I didn’t say anything about the opening credits for Deep Space Nine before, but I’m honestly not sure how much I like them. I noted this is the only Trek series that doesn’t involve space exploration of any kind, so this series has to do something other than the ship flying through space. As such, the credits show slow, languid shots of the station from multiple angles while a trumpet-based theme song plays in the background. Everything about these credits seem…stationary. Does Deep Space Nine merit this level of grandeur? I’m not entirely sure yet. So far, the place seems more like a space craphole with a wormhole nearby.
That said, was there a character more initially intriguing than Odo in the pilot? We spent a lot of time with Sisko, as we should, but O’Brien has been around for a while, Kira is pretty well-defined thus far, Quark is a character type, Bashir more or less is too, and Dax, well, Dax may be played by the weakest cast member of the bunch, and while it’s not a bad performance, it just isn’t up to the level of the rest of the main cast aside from maybe Jake Sisko, but he’s just a kid.
So, what makes Odo tick? He’s not the most personable of characters. He and Kira seem to be friends, but he’s generally standoffish with the others. Sisko in this one offers full support only for Odo to outright doubt it to the Commander’s face. He’s not a cuddly character. He may have a friendly rivalry (if “friendly” is the right word) with Quark, and the Ferengi saloon-owner may not like having Odo breathing down his neck, but once Odo is suspected of murder, Quark is the one lowlife on the station who seems to leap to the security chief’s defense.
Heck, Quark gives the guy a tip at one point.
Clearly, it’s a moment that says a lot about these two, especially considering the episode opens for them talking to each other in Quark’s bar, observing a marital dispute between Miles and Keiko O’Brien. And Odo’s views on relationships are…not exactly open-minded if I want to be nice in characterizing them.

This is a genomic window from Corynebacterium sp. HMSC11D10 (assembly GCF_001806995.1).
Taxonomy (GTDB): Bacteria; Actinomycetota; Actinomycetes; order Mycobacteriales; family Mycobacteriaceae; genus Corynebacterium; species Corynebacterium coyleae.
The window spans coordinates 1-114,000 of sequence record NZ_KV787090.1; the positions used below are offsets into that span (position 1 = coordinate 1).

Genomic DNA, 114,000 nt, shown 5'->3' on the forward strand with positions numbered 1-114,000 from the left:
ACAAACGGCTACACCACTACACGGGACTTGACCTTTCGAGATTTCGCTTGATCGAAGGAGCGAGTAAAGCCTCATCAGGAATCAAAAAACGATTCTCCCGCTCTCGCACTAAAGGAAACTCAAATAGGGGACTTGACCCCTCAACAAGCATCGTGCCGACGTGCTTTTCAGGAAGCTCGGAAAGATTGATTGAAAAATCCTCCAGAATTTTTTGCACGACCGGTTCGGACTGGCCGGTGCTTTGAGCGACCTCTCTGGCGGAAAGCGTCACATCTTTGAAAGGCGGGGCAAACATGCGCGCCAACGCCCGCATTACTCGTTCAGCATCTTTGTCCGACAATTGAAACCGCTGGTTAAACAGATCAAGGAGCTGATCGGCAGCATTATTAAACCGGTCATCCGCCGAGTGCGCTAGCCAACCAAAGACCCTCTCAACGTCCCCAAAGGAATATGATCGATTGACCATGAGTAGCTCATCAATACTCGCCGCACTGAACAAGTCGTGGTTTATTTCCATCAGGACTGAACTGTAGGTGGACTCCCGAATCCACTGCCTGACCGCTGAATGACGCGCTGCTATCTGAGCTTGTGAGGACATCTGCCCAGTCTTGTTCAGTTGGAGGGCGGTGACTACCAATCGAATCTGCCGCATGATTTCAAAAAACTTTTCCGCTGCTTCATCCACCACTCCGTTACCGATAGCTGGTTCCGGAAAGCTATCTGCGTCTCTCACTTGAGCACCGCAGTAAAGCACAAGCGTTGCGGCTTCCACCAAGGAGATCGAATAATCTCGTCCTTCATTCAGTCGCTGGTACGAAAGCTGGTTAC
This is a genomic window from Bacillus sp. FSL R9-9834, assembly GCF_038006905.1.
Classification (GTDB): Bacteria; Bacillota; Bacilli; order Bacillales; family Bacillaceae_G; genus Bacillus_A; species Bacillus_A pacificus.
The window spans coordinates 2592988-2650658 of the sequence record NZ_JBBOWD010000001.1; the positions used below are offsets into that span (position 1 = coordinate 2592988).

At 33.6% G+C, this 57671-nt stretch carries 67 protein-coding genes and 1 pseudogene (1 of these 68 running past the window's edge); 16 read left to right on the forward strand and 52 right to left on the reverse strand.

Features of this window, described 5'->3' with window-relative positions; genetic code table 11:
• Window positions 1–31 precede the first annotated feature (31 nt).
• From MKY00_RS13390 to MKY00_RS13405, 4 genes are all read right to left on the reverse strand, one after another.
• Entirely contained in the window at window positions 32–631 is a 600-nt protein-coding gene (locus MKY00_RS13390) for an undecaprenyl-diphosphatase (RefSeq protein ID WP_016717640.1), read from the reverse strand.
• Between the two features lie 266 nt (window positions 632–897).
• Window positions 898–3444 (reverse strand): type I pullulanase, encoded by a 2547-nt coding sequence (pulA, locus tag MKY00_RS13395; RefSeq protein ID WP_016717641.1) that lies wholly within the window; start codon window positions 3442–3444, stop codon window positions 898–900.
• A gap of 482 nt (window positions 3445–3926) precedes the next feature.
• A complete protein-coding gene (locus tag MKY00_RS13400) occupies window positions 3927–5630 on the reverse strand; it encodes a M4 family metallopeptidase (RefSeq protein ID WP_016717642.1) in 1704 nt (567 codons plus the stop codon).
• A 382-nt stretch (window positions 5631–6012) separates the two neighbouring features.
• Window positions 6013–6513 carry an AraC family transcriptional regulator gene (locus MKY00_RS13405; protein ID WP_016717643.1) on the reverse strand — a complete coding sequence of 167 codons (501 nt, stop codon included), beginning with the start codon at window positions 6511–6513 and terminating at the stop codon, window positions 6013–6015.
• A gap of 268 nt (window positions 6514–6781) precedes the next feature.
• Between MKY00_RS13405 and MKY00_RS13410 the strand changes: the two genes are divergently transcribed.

But then someone Odo has it in for dies in a holosuite during a massage, and Odo is the prime suspect. Odo has no alibi, and while Kira fiercely defends him, and her defense is the only one that seems to matter to Odo, what do you do when he’s the one holdover from when the Cardassians ran the station? It doesn’t take much to turn the crowds against him. And as fierce as Kira’s rhetoric is from the command deck, she also seems to kick the most ass against the crowd.
Of course, Odo is innocent, and the real culprit is actually rather clever so I won’t say who it was here. It’s pure sci-fi, and Bashir finds the evidence that exonerates Odo himself, but I do like how Odo, requesting Kira ask Bashir to take a look, seems to doubt Bashir can actually do anything about it.
But there’s still some building going on here. Bashir is trying, in vane, to romance a disinterested Dax, and he seems to think Sisko is prevailing there when Sisko is mostly hanging out with an old friend in a new body. O’Brien’s wife doesn’t much like the station and doesn’t see a use for a botanist there. O’Brien is trying to be as accommodating as possible, but spotting Jake and Nog getting in trouble for releasing some odd fleas on some diners gives her an idea of starting a school on the station. That means meeting Quark’s brother, and Nog’s father, Rom. And while I may have been only a sporadic viewer of this show in the past, my recollection of Rom was he was mostly Quark’s comically dumb brother. He isn’t that here, coming across as basically just another Ferengi. But there is a moment when, dropping Nog off at the school, he tells Nog to stay away from Jake, using much the same language Sisko used on his son earlier in the episode when he wanted Jake to stay away from the Ferengi.
Considering Jack and Nog do become fast friends, I’d say both fathers won’t be too happy about that going forward.
But here we are with a pretty good world-building episode, giving all the main cast members something to do to expand their characters and providing a good murder mystery at the middle of it with a sci-fi bent. True, this is only the beginning, but considering where Next Generation was at this point, well, I can see one show learned from the other’s mistakes.